IRA FLATOW: Yeah. It’s exciting, though. And then there’ll be– I’m sure other people have already wireless headphones.
AMY NORDRUM: Wireless headphones.
IRA FLATOW: Competitors.
AMY NORDRUM: Right. And even a couple of Chinese manufacturers have already eliminated that headphone jack, so you can expect others to follow.
IRA FLATOW: Hit the road, Jack.
There’s news this week about the nanoparticles in the brain. Right?
AMY NORDRUM: Right. So there’s a couple of researchers from the University of Lancaster who have taken a couple of brain samples from both Lancaster and Mexico City. And they’ve analyzed these brain samples for magnetic particles. And then they’ve taken a look at what exactly magnetic particles have made their way into the brain.
And what they found there was magnetite nanoparticles. And these are particles that are– some of which are originally produced in the brain. They tend to be spiky. Even the brain itself is producing these nanoparticles.
But they’re also present in air pollution. And those particles tend to be more spherical. So for the first time, these researchers have found spherical magnetite nanoparticles in the brain, which they believe made their way there through the nose cavity and into the brain from air pollution. So this is possibly a reason to be concerned.
IRA FLATOW: And we don’t know what the long-term effects of these things.
AMY NORDRUM: No, we don’t. We do know that the magnetic magnetite nanoparticles that are present in the brain biologically, naturally, the researcher I spoke with, she has a theory that they’re enveloped in possibly like a biological membrane that keeps them somewhat benign. But the magnetite nanoparticles that you actually breathe in through your nose, potentially, they would not have that protective membrane that she theorizes is there. So they might actually be causing more problems and things like free radicals that may or may not be linked to neurodegenerative diseases. They’re going to be following up on some of that research.
IRA FLATOW: Wow. That’s kind of a little scary there. And then also, finally, there’s this breaking bandicoot news. Breaking. This just in. Tell us what that is.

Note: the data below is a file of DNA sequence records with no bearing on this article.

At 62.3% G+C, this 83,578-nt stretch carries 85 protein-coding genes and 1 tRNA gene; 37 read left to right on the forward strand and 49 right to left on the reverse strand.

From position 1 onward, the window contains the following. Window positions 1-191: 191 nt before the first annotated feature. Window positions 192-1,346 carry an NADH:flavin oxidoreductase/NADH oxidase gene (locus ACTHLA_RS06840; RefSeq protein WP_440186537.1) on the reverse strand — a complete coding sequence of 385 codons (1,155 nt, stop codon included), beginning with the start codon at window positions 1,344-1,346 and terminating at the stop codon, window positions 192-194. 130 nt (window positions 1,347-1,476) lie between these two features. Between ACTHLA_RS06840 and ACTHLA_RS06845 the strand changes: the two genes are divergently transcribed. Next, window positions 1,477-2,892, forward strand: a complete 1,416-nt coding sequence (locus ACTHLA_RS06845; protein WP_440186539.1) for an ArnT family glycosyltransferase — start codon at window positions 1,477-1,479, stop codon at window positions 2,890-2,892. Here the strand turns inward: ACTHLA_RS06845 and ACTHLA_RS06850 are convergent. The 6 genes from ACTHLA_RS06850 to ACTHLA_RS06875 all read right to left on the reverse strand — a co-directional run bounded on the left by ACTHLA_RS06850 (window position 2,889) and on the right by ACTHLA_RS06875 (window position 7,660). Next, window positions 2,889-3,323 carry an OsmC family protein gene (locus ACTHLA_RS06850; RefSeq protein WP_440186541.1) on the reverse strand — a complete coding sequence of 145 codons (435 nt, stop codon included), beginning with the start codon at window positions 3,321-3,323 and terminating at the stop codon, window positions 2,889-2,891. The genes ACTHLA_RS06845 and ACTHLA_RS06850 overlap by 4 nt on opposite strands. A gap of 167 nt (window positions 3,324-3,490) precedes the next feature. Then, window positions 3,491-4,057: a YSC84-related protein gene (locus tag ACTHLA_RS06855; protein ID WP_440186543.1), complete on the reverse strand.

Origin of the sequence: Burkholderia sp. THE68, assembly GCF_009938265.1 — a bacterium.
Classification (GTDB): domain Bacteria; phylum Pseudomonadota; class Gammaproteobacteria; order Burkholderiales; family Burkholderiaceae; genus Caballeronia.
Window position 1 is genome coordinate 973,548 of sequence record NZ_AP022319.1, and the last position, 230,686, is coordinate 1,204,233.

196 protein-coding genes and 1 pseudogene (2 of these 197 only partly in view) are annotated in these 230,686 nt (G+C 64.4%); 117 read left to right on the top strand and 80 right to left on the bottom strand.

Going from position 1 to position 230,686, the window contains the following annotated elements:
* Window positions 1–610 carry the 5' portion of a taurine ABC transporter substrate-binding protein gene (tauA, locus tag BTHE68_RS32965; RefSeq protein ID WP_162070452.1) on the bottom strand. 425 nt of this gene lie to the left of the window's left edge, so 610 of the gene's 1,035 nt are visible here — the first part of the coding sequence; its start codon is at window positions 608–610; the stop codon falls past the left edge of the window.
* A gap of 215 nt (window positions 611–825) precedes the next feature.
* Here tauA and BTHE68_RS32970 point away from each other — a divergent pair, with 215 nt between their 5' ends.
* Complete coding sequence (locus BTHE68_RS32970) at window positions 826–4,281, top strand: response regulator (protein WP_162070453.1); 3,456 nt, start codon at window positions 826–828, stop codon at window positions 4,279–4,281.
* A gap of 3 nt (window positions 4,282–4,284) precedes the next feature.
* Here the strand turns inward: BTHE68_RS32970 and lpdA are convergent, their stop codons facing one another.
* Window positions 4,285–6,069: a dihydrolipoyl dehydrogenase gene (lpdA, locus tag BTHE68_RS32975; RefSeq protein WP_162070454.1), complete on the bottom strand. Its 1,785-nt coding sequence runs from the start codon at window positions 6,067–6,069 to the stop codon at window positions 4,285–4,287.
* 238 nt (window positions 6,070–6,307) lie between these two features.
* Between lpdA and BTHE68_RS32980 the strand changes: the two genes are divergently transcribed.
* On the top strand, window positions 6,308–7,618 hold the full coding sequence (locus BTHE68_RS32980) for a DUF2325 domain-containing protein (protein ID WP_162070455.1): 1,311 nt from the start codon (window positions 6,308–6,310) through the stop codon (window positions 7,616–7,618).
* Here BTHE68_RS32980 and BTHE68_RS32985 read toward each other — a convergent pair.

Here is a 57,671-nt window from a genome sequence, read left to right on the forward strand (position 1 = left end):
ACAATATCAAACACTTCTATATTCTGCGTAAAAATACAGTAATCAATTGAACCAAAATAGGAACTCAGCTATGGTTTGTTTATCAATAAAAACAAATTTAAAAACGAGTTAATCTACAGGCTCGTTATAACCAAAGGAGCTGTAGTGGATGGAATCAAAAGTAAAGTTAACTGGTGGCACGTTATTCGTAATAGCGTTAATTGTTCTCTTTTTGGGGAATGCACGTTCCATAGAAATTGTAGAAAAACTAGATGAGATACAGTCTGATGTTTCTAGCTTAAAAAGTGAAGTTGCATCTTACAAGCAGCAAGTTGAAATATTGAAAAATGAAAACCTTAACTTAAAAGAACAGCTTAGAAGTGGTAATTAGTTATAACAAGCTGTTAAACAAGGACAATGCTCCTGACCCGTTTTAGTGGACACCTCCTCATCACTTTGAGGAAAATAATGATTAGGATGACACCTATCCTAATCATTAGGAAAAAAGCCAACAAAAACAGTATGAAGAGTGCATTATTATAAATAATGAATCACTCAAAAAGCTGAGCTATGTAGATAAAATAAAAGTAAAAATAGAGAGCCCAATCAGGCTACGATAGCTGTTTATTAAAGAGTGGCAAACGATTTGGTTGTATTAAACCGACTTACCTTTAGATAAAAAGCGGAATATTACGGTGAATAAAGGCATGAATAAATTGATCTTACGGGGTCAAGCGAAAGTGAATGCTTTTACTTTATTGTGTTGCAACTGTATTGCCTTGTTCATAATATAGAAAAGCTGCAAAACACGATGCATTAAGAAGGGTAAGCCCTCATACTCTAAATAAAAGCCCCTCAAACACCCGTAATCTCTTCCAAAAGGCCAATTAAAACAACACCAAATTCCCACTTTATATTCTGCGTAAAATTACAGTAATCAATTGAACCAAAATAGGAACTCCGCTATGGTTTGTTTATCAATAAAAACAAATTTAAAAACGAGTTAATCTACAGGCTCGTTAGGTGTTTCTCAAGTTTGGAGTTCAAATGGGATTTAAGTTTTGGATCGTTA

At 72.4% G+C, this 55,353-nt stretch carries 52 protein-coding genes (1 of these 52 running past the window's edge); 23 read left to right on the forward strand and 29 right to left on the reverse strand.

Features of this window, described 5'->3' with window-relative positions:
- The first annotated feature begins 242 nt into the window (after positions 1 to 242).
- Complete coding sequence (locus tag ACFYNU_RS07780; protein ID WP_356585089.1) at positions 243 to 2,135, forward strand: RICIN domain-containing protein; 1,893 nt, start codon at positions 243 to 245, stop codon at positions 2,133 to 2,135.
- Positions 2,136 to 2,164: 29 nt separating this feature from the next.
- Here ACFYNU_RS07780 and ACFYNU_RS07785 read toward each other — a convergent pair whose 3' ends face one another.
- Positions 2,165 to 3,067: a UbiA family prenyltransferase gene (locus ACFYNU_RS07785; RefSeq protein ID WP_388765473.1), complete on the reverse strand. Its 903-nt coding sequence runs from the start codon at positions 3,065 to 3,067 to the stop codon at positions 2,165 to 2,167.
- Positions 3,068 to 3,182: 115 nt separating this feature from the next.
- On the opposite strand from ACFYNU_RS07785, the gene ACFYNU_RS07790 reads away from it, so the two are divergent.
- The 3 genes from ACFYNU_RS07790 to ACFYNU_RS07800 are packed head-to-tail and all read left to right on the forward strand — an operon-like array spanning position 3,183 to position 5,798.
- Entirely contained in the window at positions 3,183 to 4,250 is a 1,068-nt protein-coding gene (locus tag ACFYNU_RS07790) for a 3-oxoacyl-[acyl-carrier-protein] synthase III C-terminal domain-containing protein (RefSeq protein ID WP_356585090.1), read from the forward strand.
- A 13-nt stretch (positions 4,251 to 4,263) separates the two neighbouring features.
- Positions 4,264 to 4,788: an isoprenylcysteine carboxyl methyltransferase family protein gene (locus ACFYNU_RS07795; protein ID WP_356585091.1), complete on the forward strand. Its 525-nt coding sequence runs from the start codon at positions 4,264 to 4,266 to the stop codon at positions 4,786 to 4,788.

AMY NORDRUM: So the bandicoot is this small marsupial that’s found in Australia and Tasmania. And some researchers were curious about the fact that, for some reason, the bandicoots in Australia seem to be pretty good at avoiding domestic dogs. They stayed out of the yards when there was a dog nearby. But the ones in Tasmania they found weren’t so great at that.
So they were wondering, well, why would the bandicoots in Australia pretty much know to avoid dogs but the ones in Tasmania aren’t afraid of them? And the answer, they think, is that dingos have long preceded dogs in their presence in both Australia and Tasmania. And dingoes look a lot like dogs. In fact, they’re thought to be evolved from the domesticated dog that has gone wild in that area. Come down from Asia.
So their theory is that since dingoes are present in Australia and not in Tasmania, there’s been this really interesting case of co-evolution, where the bandicoots that are preyed upon by dingos in Australia are much more accustomed to dog-like features or dog smells or something and they know to avoid those yards, whereas those in Tasmania have never had that privilege.
IRA FLATOW: So how long do they go back?
AMY NORDRUM: So dogs have been there about 200 years and dingos have been there about 4,000. And cats have only been there for 200 also. And pretty much all the bandicoots are pretty bad at avoiding cats. So that’s like a brand new challenge for them to be able to figure out.
IRA FLATOW: Avoiding the cats.
AMY NORDRUM: Right.
IRA FLATOW: Are they lunch for cats?
AMY NORDRUM: They can be, yeah. The bandicoots are preyed upon by dogs, cats, dingos. It’s tough to be a bandicoot.
IRA FLATOW: Yeah. I guess it is. It’s not tough to Amy Nordrum. She knows a lot of stuff. Thank you, Amy.
AMY NORDRUM: Thanks, Ira.
IRA FLATOW: Amy Nordrum, associate editor of IEEE Spectrum here in New York.